Attract wild birds to your garden not the unwanted Squirrel visitors

A problem faced by most bird feeding enthusiasts is the fact that most wild bird food options tend to attract a little more than our feathered friends. It is not uncommon to see chipmunks and squirrels enjoying a nutty snack on your garden when you were expecting birds to show up. Most of the time, wild bird food mixtures are responsible in attracting all sorts of unwanted furry visitors such as field mice and even hedgehogs. The contents of most wild bird seed mixes include peanuts, bits of dried fruit and corn to which these little creatures are attracted to.

What you need to do is not to change what you serve the birds. For instance, mealworms do tend to attract hedgehogs but they are also a much favoured delicacy among most species of wild birds. If you stop serving meal worms, the birds may not come to your garden as often as you like. Therefore, the solution is not to change the food but to change the way you serve the food.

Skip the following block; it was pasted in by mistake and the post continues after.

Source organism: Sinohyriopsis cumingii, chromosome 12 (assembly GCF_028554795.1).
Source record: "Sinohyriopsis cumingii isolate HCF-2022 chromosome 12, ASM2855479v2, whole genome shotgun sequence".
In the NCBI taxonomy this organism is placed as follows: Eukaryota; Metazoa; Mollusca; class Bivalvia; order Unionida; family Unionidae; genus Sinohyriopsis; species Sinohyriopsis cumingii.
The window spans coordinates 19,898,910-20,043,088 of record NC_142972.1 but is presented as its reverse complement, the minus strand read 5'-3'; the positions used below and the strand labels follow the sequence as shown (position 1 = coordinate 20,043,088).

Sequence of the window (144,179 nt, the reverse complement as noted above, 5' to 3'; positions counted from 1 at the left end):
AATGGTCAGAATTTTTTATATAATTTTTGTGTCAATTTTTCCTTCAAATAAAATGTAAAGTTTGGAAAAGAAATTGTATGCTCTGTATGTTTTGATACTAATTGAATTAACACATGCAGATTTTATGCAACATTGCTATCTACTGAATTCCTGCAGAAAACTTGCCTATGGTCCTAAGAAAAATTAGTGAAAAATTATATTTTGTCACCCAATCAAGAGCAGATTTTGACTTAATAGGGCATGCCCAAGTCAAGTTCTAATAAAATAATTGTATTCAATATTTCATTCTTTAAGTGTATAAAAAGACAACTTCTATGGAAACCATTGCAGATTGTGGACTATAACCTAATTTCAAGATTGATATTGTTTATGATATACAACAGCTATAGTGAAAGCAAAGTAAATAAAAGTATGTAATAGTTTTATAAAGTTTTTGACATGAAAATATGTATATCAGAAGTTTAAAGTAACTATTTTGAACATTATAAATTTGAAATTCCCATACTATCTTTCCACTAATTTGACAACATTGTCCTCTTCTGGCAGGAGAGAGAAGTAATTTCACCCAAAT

Bird feeders come in all shapes and sizes. They also come ideally designed to serve specific kinds of bird food to specific species of birds. The idea is to maximise access to wild birds and to minimise access to all of those uninvited diners. When you are shopping for bird feeders make sure to seek for those that are made specifically to repel anything other than the birds. Tray feeders that are positioned well above the ground can serve mealworms without attracting hedgehogs. As for bird seed, why not consider seed dispensers or tube feeders to prevent squirrels and chipmunks from stealing the seeds? These tube feeders are only accessible to bird beaks and are idea when it comes to preventing wastage as well.

Neighbourhood cats would also be very much attracted to your garden if you have birds visiting. In order to prevent your bird filled garden from being a feathery buffet to your cat, make sure to position bird feeders in well enclosed and hard to reach areas. This way, you will be able to continue feeding and watching the birds without ever worrying about predators or scavengers.

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